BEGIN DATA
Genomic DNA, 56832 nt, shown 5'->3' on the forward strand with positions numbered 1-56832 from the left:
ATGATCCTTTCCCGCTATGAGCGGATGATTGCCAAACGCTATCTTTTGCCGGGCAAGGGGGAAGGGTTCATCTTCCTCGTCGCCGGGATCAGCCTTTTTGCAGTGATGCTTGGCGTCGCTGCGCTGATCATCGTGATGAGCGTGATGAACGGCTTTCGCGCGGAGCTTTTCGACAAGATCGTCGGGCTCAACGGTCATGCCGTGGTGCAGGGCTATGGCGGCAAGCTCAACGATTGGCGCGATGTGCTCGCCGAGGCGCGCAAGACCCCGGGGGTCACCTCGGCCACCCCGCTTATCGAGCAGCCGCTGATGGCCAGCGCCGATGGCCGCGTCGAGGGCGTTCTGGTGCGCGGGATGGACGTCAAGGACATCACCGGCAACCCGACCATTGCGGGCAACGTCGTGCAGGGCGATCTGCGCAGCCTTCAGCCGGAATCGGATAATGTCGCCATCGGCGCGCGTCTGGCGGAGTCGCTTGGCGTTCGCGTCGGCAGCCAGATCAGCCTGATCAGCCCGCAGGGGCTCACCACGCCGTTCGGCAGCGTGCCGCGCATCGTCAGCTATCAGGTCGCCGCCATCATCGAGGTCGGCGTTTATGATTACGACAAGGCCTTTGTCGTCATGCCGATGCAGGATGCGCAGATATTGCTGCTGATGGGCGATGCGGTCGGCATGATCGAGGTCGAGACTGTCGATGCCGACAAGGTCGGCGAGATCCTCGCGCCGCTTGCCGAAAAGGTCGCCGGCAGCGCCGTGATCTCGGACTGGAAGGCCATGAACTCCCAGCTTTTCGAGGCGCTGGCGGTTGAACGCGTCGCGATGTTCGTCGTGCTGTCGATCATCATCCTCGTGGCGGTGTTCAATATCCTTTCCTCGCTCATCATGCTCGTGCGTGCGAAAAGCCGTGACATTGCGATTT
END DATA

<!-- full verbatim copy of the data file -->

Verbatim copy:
Genomic DNA, 56832 nt, shown 5'->3' on the forward strand with positions numbered 1-56832 from the left:
ATGATCCTTTCCCGCTATGAGCGGATGATTGCCAAACGCTATCTTTTGCCGGGCAAGGGGGAAGGGTTCATCTTCCTCGTCGCCGGGATCAGCCTTTTTGCAGTGATGCTTGGCGTCGCTGCGCTGATCATCGTGATGAGCGTGATGAACGGCTTTCGCGCGGAGCTTTTCGACAAGATCGTCGGGCTCAACGGTCATGCCGTGGTGCAGGGCTATGGCGGCAAGCTCAACGATTGGCGCGATGTGCTCGCCGAGGCGCGCAAGACCCCGGGGGTCACCTCGGCCACCCCGCTTATCGAGCAGCCGCTGATGGCCAGCGCCGATGGCCGCGTCGAGGGCGTTCTGGTGCGCGGGATGGACGTCAAGGACATCACCGGCAACCCGACCATTGCGGGCAACGTCGTGCAGGGCGATCTGCGCAGCCTTCAGCCGGAATCGGATAATGTCGCCATCGGCGCGCGTCTGGCGGAGTCGCTTGGCGTTCGCGTCGGCAGCCAGATCAGCCTGATCAGCCCGCAGGGGCTCACCACGCCGTTCGGCAGCGTGCCGCGCATCGTCAGCTATCAGGTCGCCGCCATCATCGAGGTCGGCGTTTATGATTACGACAAGGCCTTTGTCGTCATGCCGATGCAGGATGCGCAGATATTGCTGCTGATGGGCGATGCGGTCGGCATGATCGAGGTCGAGACTGTCGATGCCGACAAGGTCGGCGAGATCCTCGCGCCGCTTGCCGAAAAGGTCGCCGGCAGCGCCGTGATCTCGGACTGGAAGGCCATGAACTCCCAGCTTTTCGAGGCGCTGGCGGTTGAACGCGTCGCGATGTTCGTCGTGCTGTCGATCATCATCCTCGTGGCGGTGTTCAATATCCTTTCCTCGCTCATCATGCTCGTGCGTGCGAAAAGCCGTGACATTGCGATTT